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Professors see benefit in IUP’s growing online education

11/05/2013
Aleda Johnson
Senior Staff Writer

With programs like the University of Phoenix, which offers complete degrees online, online classes are becoming a growing medium for education in the United States.

Indiana University of Pennsylvania is no different when it comes to the trend of virtual classrooms.

When online education began at IUP approximately 10 years ago, there were only about seven professors who taught those classes, according to communications media professor Jay Start, who was the first professor to teach an online class in the College of Education and Educational Technology.

Today, there are 75 professors who will teach at least one online class next semester.

With graduate and undergraduate courses in 33 different academic areas, adult, part-time, full-time and transfer students can take online classes along­side those who just wish to gain extra experience for the workforce, according to the Office of Adult and Continuing Education website.

Students can even choose between eight different degree programs they can complete totally online, the website said.

Online classes cost about $365 per credit, according to the Office of the Bursar’s website. That’s about $1,093 per class for part-time students. For an on-campus, three-cred­it class, on the other hand, students can expect to pay about $1,220.

During the semester, virtual class­rooms at IUP have an even mix of stu­dents who are currently on campus and those who are distance learning, Start said.

Some courses are set up very similarly to that of a traditional class­room.

In an online class, students receive course materials, take quizzes and com­municate with professors, classmates and their adviser.

For the most part, the major differ­ence in the structure of online classes is that students must read course content instead of hear it, Start said.

However, one component that must be addressed in an online class that may not be in a traditional classroom is that of computer literacy.

“A computer is a tool and the con­ditioning element in the learning envi­ronment,” English professor Dr. Daniel Weinstein said. “Part of the notion of literacy today includes an awareness of the machine and its influence on the or­ganization of and regulation of the flow of information over the web.”

One of the arguments against online classes is that the environment is not beneficial to students and that the struc­ture sets students up to fail.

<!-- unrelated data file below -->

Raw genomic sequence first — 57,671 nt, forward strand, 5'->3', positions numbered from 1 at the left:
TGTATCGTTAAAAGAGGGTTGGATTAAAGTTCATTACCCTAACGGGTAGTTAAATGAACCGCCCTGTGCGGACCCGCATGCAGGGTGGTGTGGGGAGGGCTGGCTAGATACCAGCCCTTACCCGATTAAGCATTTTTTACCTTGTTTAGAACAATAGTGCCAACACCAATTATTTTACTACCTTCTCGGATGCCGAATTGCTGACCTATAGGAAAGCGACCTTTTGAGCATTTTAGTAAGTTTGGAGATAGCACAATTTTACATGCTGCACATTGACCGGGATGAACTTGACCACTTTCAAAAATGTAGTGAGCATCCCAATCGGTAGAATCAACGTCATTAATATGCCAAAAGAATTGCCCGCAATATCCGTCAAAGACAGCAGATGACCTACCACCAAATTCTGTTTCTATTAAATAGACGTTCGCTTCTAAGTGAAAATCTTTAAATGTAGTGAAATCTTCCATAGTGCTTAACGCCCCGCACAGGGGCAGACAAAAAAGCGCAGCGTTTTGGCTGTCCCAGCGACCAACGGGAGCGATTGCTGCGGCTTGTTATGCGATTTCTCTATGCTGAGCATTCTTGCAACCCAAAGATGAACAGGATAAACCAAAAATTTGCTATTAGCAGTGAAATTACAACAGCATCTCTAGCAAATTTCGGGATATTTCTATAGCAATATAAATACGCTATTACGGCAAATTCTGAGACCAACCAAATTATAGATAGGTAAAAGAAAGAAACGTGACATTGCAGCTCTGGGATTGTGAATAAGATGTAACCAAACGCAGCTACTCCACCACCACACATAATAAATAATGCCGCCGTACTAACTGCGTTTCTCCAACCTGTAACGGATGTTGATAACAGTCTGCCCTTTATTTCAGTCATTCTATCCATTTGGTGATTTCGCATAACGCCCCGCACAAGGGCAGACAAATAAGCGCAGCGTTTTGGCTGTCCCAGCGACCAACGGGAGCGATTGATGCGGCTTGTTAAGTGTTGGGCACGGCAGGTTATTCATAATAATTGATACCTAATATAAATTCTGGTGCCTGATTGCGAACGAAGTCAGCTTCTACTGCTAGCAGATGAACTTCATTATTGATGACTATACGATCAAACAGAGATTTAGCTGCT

Some IUP professors who currently teach both online and traditional class­es disagree and see benefits of online classes.

Flexibility is one of those benefits.

“Online classes allow students to complete course materials when it is convenient for them,” child development and family relations professor Sarah Brown said. “Students have many less time constraints in an online course than they do in the classroom.”

Professors are also able to respond to a student’s issue more quickly than in a traditional classroom setting because there is no need to wait for the next class period.

“There’s never a time that I’m not available for students,” Start said. “That bothers some people, but I don’t care. Students are fun.”

Another benefit is the ability for the professor to tailor the way he teaches a student depending on the feedback from chatting online.

“That makes the interactions if not more personalized, then more useful because while chatting, I now have a record of the chat that I can reflect on to find patterns of attention and may discover some needs I didn’t realize were there when I first had the exchange,” Weinstein said.

However, professors agreed that grades did not seem to differ between online and traditional classrooms.

“In both traditional and online classes, I have students earning grades at all points on the spectrum,” Brown said.

The amount of effort the student puts into the class seems to be the great­est determinant of their grade.

With an online class, more respon­sibility is placed on each student to take initiative to do what’s required of them.

“Students that are self-motivated, independent learners who could ben­efit from the guidance of a more expe­rienced practitioner profit greatly from these types of courses,” Weinstein said. “I try to infuse the experience with as much energy as I can to keep the fire go­ing so whatever [fire] they come in with can continue.”

And even those students who are not highly motivated can surprise themselves and succeed in online classes.

“By breaking things down, students are like, ‘I climbed that mountain,’” Weinstein said. “When you’re climbing that mountain, it’s one foot in front of the other, and occasionally maybe you hang onto a root (and that would be me). But students surprise themselves in the end.”

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